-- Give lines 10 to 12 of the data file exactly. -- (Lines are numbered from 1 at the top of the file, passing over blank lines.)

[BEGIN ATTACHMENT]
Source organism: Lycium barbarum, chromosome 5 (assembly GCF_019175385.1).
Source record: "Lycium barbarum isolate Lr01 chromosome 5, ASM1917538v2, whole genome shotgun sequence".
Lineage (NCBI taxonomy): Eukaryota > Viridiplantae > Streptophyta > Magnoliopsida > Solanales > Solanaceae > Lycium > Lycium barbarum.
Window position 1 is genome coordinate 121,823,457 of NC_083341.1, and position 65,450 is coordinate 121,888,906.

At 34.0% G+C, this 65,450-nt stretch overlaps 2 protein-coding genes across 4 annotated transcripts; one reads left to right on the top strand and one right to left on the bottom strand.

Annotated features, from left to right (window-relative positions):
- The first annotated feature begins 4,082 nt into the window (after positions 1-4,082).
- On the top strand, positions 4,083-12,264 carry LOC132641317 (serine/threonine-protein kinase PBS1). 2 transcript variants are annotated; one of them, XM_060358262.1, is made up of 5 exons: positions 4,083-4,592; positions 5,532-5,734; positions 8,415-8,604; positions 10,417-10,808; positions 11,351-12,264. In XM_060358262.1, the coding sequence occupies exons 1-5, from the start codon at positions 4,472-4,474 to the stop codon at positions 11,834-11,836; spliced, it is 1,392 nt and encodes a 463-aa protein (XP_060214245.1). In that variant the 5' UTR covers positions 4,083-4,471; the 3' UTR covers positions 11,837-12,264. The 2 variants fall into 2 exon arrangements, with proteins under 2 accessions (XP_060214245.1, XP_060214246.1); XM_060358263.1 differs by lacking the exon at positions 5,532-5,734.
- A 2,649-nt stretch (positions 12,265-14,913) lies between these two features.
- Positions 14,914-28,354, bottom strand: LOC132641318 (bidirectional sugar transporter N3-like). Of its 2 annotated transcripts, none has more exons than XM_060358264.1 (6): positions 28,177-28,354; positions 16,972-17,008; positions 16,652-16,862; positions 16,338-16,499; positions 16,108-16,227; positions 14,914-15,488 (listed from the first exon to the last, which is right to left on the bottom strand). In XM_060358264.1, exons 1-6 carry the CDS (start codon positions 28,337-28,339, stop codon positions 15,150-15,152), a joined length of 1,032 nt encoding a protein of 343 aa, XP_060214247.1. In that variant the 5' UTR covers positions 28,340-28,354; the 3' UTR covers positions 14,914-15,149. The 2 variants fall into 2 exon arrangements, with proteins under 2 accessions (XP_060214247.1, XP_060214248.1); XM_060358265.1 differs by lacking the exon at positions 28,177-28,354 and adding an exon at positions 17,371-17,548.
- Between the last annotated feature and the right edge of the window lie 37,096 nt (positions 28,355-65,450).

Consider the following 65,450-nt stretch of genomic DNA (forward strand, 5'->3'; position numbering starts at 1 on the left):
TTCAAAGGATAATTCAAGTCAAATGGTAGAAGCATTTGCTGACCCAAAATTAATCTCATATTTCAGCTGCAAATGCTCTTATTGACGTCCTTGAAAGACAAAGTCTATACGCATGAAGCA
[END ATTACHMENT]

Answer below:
- Positions 14,914-28,354, bottom strand: LOC132641318 (bidirectional sugar transporter N3-like). Of its 2 annotated transcripts, none has more exons than XM_060358264.1 (6): positions 28,177-28,354; positions 16,972-17,008; positions 16,652-16,862; positions 16,338-16,499; positions 16,108-16,227; positions 14,914-15,488 (listed from the first exon to the last, which is right to left on the bottom strand). In XM_060358264.1, exons 1-6 carry the CDS (start codon positions 28,337-28,339, stop codon positions 15,150-15,152), a joined length of 1,032 nt encoding a protein of 343 aa, XP_060214247.1. In that variant the 5' UTR covers positions 28,340-28,354; the 3' UTR covers positions 14,914-15,149. The 2 variants fall into 2 exon arrangements, with proteins under 2 accessions (XP_060214247.1, XP_060214248.1); XM_060358265.1 differs by lacking the exon at positions 28,177-28,354 and adding an exon at positions 17,371-17,548.
- Between the last annotated feature and the right edge of the window lie 37,096 nt (positions 28,355-65,450).

Consider the following 65,450-nt stretch of genomic DNA (forward strand, 5'->3'; position numbering starts at 1 on the left):